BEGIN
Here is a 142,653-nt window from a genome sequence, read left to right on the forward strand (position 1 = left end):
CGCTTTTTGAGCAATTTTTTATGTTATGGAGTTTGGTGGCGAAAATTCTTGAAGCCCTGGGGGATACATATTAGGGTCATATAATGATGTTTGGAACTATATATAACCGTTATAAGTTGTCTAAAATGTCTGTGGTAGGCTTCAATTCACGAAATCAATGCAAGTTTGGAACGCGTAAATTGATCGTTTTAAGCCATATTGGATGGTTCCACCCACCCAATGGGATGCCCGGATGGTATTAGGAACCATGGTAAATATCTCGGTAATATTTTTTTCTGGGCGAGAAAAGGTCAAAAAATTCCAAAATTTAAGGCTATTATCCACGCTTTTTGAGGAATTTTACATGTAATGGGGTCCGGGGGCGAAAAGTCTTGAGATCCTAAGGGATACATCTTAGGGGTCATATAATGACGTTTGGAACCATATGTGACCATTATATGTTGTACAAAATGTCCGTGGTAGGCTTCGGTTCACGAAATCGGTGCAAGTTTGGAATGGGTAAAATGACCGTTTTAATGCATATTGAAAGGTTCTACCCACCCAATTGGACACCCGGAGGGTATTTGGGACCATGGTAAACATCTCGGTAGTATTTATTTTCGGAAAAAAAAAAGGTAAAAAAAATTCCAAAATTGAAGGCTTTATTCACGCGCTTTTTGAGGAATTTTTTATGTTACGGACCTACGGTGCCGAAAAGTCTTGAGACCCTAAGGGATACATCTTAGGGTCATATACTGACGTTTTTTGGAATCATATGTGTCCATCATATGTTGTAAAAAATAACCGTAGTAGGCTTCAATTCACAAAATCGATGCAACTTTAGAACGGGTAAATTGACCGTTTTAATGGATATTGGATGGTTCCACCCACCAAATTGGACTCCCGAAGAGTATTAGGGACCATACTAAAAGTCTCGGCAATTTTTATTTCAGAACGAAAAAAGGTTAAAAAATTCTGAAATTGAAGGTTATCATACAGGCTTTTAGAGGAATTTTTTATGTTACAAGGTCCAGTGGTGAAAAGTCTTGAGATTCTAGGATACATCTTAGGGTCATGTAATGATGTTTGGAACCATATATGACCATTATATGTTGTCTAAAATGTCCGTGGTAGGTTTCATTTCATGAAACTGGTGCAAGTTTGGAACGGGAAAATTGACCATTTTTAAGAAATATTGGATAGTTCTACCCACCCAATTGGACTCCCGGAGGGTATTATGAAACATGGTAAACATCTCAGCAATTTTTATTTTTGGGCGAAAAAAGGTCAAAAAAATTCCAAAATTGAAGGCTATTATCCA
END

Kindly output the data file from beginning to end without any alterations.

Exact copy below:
Here is a 142,653-nt window from a genome sequence, read left to right on the forward strand (position 1 = left end):
CGCTTTTTGAGCAATTTTTTATGTTATGGAGTTTGGTGGCGAAAATTCTTGAAGCCCTGGGGGATACATATTAGGGTCATATAATGATGTTTGGAACTATATATAACCGTTATAAGTTGTCTAAAATGTCTGTGGTAGGCTTCAATTCACGAAATCAATGCAAGTTTGGAACGCGTAAATTGATCGTTTTAAGCCATATTGGATGGTTCCACCCACCCAATGGGATGCCCGGATGGTATTAGGAACCATGGTAAATATCTCGGTAATATTTTTTTCTGGGCGAGAAAAGGTCAAAAAATTCCAAAATTTAAGGCTATTATCCACGCTTTTTGAGGAATTTTACATGTAATGGGGTCCGGGGGCGAAAAGTCTTGAGATCCTAAGGGATACATCTTAGGGGTCATATAATGACGTTTGGAACCATATGTGACCATTATATGTTGTACAAAATGTCCGTGGTAGGCTTCGGTTCACGAAATCGGTGCAAGTTTGGAATGGGTAAAATGACCGTTTTAATGCATATTGAAAGGTTCTACCCACCCAATTGGACACCCGGAGGGTATTTGGGACCATGGTAAACATCTCGGTAGTATTTATTTTCGGAAAAAAAAAAGGTAAAAAAAATTCCAAAATTGAAGGCTTTATTCACGCGCTTTTTGAGGAATTTTTTATGTTACGGACCTACGGTGCCGAAAAGTCTTGAGACCCTAAGGGATACATCTTAGGGTCATATACTGACGTTTTTTGGAATCATATGTGTCCATCATATGTTGTAAAAAATAACCGTAGTAGGCTTCAATTCACAAAATCGATGCAACTTTAGAACGGGTAAATTGACCGTTTTAATGGATATTGGATGGTTCCACCCACCAAATTGGACTCCCGAAGAGTATTAGGGACCATACTAAAAGTCTCGGCAATTTTTATTTCAGAACGAAAAAAGGTTAAAAAATTCTGAAATTGAAGGTTATCATACAGGCTTTTAGAGGAATTTTTTATGTTACAAGGTCCAGTGGTGAAAAGTCTTGAGATTCTAGGATACATCTTAGGGTCATGTAATGATGTTTGGAACCATATATGACCATTATATGTTGTCTAAAATGTCCGTGGTAGGTTTCATTTCATGAAACTGGTGCAAGTTTGGAACGGGAAAATTGACCATTTTTAAGAAATATTGGATAGTTCTACCCACCCAATTGGACTCCCGGAGGGTATTATGAAACATGGTAAACATCTCAGCAATTTTTATTTTTGGGCGAAAAAAGGTCAAAAAAATTCCAAAATTGAAGGCTATTATCCA